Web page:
PBC information for the system is stored within the Trajectory Sculptor. If the user downloads the same file in the future, PBC settings can be easily recalled using the Insert saved settings option.

System specification

The next step of MD trajectory analysis is the specification of molecules (solute and solvent) present in the system. Specification is entered in the Define the molecules panel.

Solute molecule is defined by the range of atom numbers within the frame entered in the Atom Range field in Solute section. Sequence of atom numbers must be continuous and is given as hyphen-separated two integers. Optionally, sequence of atom labels for the solute may be entered in the Molecular Formula field. This input is used only for verification.

Solvent molecules are defined by the sequence of chemical symbols entered in the Atom sequence(s) field in the Solvent section. The sequence of symbols must match exactly sequence of atoms in the solvent molecule in the trajectory, e.g. OHH defines water molecule. All molecules of given type in the trajectory must have the same order of atom labels. If more than one type of solvent is present in the system, another Atom sequence(s) field may be created by clicking the Add... command. Sequence of symbols for the next solvent may be then entered. Note: solvents should be defined in the order of first appearance in the trajectory file.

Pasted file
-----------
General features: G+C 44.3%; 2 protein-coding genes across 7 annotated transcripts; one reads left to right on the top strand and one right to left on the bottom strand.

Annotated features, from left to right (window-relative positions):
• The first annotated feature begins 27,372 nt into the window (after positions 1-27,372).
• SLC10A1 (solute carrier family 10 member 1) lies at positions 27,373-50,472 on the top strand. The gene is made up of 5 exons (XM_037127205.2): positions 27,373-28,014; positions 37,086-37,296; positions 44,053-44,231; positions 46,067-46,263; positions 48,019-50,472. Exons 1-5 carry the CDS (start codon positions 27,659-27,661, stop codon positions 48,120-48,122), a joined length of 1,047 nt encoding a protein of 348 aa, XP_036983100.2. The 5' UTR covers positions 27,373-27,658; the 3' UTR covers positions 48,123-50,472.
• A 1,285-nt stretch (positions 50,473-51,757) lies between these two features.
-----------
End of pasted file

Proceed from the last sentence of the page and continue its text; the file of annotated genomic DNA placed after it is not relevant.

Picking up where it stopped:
On clicking the Find molecules button the first frame of the trajectory is analyzed and the information about molecules found in the system is displayed:

In the above example one solute molecule consisting of 23 atoms with the formula C9NO2H11, 200 water molecules (defined as OHH sequence) and 100 ethanol molecules (defined as OHHCHCHHH) are found in the frame. Solute molecule and example of solvent molecules may be viewed on choosing Preview or Preview sample option, respectively. Their geometries may be downloaded in the xyz format on pressing the arrow symbol.

Distance metric definition

To select solvent molecules closest to the solute one must define how the distance between two molecules is defined. Trajectory Sculptor allows several ways of measuring solute-solvent distances.